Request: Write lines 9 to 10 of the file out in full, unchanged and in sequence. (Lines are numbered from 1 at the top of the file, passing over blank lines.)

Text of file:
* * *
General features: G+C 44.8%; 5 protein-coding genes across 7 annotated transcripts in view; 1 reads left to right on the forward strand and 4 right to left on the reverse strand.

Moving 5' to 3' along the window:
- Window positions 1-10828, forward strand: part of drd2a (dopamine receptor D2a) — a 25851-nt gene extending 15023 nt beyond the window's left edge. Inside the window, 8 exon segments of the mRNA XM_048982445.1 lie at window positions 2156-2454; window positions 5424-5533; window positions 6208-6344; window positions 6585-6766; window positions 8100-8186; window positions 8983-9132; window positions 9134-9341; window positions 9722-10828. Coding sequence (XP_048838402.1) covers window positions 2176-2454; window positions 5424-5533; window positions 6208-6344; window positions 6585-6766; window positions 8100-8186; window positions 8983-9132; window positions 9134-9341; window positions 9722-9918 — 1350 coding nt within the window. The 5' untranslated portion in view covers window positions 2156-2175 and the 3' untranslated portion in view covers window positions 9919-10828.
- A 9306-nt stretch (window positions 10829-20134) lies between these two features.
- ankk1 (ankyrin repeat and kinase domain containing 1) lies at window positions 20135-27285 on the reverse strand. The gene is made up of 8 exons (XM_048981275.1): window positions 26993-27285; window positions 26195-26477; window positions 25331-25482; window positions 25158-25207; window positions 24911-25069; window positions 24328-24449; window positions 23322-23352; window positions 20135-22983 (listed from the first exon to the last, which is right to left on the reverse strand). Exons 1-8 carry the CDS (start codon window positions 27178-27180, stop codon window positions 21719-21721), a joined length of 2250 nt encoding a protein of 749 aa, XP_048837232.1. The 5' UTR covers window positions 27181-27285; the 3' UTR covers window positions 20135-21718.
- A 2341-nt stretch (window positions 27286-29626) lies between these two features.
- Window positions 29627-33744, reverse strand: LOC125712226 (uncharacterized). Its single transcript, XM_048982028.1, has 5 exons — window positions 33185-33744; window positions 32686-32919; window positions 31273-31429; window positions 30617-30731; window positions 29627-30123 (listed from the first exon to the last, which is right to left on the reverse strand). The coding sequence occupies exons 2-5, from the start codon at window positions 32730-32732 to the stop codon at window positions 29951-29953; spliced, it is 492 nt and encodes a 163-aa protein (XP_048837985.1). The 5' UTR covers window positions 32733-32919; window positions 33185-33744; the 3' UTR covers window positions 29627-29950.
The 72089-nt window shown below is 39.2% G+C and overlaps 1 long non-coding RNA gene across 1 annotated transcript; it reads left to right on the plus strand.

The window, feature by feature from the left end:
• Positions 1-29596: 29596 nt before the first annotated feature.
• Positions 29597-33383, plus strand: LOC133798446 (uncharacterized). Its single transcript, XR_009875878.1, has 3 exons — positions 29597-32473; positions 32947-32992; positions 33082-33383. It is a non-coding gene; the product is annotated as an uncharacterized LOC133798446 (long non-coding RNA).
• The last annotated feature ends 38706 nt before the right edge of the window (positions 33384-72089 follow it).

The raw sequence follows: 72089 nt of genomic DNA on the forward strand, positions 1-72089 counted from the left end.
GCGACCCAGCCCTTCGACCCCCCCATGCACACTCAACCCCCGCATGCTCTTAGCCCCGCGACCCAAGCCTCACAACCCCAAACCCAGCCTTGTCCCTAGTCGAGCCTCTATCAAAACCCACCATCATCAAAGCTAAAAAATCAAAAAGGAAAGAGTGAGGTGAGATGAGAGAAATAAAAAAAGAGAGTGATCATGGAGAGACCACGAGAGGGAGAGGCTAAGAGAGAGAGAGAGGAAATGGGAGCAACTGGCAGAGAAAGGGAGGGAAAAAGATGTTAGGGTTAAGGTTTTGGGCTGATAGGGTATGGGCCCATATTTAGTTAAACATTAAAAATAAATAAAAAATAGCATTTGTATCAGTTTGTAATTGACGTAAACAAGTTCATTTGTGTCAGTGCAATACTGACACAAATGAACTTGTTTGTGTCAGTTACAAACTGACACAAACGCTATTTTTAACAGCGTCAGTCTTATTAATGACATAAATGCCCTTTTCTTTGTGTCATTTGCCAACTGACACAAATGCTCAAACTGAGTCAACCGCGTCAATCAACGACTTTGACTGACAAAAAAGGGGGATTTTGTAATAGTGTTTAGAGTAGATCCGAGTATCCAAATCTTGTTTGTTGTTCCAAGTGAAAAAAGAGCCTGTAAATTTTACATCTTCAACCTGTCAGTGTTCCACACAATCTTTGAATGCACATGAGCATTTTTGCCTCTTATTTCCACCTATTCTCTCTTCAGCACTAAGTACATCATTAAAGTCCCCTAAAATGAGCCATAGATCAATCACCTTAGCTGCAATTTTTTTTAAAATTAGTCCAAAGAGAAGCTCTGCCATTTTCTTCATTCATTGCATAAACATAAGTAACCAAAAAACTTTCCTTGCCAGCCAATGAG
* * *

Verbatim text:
The window, feature by feature from the left end:
• Positions 1-29596: 29596 nt before the first annotated feature.